I once had the privilege of promoting someone. Unfortunately, I promoted them from a role they were great at into one they weren’t ready for. To some extent, this is just getting promoted. After all, if it’s not a challenge, why call it “leveling up?” In this case, however, the gap between the two roles was too large, and so, just half a year later, I had to let them go.
In the online world, most mistakes can be reversed — often without a trace. Tweets can be deleted. Headlines can be changed. It’s just one of many benefits of being a creator: Making errors is inevitable, but the cost of erring is low. Your last blog post didn’t hit? Write another one. Your channel’s not growing? Just keep uploading.
In my case, however, fixing my mistake cost me two years, a lot of inner peace, and several thousand dollars. Firing someone is one thing, and that’s already not pretty. However, since the position I promoted them to was none other than CEO, I also tried to do right by them: I gave them a piece of my company.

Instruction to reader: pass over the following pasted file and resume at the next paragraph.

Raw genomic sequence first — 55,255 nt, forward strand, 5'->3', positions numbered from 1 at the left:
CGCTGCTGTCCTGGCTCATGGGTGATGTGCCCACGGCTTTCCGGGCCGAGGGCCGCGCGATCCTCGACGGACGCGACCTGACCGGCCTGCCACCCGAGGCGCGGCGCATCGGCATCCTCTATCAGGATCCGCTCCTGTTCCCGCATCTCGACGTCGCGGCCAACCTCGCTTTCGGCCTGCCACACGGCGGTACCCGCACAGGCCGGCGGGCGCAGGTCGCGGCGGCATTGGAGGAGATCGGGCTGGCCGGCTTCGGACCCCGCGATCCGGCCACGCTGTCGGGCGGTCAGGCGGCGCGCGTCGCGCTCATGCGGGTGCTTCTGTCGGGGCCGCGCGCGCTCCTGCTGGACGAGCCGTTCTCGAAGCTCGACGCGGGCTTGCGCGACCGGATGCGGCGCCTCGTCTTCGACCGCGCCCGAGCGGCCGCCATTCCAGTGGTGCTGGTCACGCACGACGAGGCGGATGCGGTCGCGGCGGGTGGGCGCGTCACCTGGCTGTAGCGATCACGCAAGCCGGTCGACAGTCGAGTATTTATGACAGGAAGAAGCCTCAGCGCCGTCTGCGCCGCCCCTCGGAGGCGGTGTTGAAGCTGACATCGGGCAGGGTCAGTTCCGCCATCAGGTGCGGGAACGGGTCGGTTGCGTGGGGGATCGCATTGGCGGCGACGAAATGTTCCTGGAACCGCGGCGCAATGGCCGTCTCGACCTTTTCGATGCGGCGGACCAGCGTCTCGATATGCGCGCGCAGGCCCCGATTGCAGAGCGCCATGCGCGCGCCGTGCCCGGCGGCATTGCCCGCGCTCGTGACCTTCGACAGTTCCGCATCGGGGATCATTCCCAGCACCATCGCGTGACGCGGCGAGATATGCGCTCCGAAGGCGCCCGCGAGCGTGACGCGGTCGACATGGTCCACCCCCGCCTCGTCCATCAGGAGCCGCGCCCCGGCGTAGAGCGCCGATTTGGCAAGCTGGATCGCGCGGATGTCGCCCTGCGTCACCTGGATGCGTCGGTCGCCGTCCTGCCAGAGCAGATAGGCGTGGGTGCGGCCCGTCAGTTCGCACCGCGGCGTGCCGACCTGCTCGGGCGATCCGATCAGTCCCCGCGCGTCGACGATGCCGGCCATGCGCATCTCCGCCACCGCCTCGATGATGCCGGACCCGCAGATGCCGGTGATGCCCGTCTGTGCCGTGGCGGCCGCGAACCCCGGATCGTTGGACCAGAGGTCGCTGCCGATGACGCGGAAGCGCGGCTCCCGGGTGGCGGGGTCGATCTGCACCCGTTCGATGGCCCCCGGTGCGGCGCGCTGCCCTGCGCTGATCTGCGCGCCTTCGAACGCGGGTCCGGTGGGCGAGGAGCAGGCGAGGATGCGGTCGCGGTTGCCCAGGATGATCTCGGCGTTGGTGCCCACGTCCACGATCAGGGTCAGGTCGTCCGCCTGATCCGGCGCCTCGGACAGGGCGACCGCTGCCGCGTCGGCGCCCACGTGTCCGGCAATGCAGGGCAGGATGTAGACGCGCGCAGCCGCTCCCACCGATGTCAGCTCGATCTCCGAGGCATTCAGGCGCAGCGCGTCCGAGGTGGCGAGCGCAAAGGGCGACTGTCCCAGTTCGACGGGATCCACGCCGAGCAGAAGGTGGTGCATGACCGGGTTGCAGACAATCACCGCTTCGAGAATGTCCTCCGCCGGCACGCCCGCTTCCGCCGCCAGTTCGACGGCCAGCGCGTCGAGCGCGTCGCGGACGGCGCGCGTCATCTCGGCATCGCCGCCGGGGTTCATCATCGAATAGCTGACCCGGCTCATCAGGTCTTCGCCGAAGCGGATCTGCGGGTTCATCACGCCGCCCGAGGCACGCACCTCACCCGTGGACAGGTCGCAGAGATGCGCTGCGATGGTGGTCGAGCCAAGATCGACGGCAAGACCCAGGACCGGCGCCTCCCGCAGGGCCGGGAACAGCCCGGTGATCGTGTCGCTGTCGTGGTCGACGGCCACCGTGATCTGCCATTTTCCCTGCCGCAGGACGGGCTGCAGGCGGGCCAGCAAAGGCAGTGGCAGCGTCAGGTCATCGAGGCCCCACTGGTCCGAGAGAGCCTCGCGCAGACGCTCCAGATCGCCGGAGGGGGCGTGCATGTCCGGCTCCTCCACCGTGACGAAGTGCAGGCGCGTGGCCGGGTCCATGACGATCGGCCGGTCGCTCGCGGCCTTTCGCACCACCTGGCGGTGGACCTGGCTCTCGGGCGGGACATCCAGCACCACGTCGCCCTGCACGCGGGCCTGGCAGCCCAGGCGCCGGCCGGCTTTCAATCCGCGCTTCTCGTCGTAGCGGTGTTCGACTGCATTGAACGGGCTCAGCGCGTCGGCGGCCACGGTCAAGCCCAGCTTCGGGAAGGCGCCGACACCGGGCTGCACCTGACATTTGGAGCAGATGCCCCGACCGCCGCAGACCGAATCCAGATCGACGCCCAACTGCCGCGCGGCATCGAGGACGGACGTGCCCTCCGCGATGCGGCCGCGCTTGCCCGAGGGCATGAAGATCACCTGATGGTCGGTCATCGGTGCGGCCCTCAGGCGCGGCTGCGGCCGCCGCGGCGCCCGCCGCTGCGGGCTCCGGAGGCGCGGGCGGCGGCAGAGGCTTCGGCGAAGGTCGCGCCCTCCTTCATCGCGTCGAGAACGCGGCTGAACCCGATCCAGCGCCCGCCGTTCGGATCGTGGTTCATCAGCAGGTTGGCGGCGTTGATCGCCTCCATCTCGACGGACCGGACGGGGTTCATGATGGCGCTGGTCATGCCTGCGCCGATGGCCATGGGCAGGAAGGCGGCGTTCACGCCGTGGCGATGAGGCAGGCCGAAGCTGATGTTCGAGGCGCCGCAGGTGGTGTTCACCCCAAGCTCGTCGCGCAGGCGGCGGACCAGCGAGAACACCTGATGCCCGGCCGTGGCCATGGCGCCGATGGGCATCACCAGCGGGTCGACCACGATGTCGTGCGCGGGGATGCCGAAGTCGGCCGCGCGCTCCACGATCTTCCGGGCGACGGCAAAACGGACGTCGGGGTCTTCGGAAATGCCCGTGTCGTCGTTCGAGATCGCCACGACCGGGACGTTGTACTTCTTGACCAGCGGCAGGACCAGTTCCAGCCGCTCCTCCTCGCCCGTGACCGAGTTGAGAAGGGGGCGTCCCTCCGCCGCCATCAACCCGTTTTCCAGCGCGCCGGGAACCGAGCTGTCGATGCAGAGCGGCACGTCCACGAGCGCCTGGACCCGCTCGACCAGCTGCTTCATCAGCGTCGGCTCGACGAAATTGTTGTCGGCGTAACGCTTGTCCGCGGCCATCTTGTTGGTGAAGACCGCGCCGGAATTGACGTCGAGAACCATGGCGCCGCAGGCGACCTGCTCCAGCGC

If I have five apples and give you one of them, I can ask to have it back, but whether you’ll return it is another matter. What if you already ate it? What if you really like the apple? Maybe you hope to sell the apple to someone else in the future. Ownership is as important as it is emotionally complex.
It’s not like I didn’t think about the decision beforehand, but perhaps I should have thought more about it still. Thankfully, we remained on good terms and worked out a solution. Eventually, the misstep was fixed, the error completely reversed — but it was a far cry from the usual “let’s take a few hours to cancel this project, scrape the data, and start anew.”
Most people think about potential failures in advance. That’s valuable, but it’s not enough. We must also ask how much it will cost, in time, energy, and money, to reset the figurines on our Monopoly board. As long as 80, maybe 90% of your mistakes are easily reversible, you’ll have the luxury of continuing to play almost regardless of what happens. But if 30% or more will set you back six months, two of those in a row might kick you out of the game.
Think ahead, and then think ahead some more. Most blunders can be reversed, but if the price of doing so is too high, they might as well be fatal — and there’s little worse than losing a game you love before it has even begun.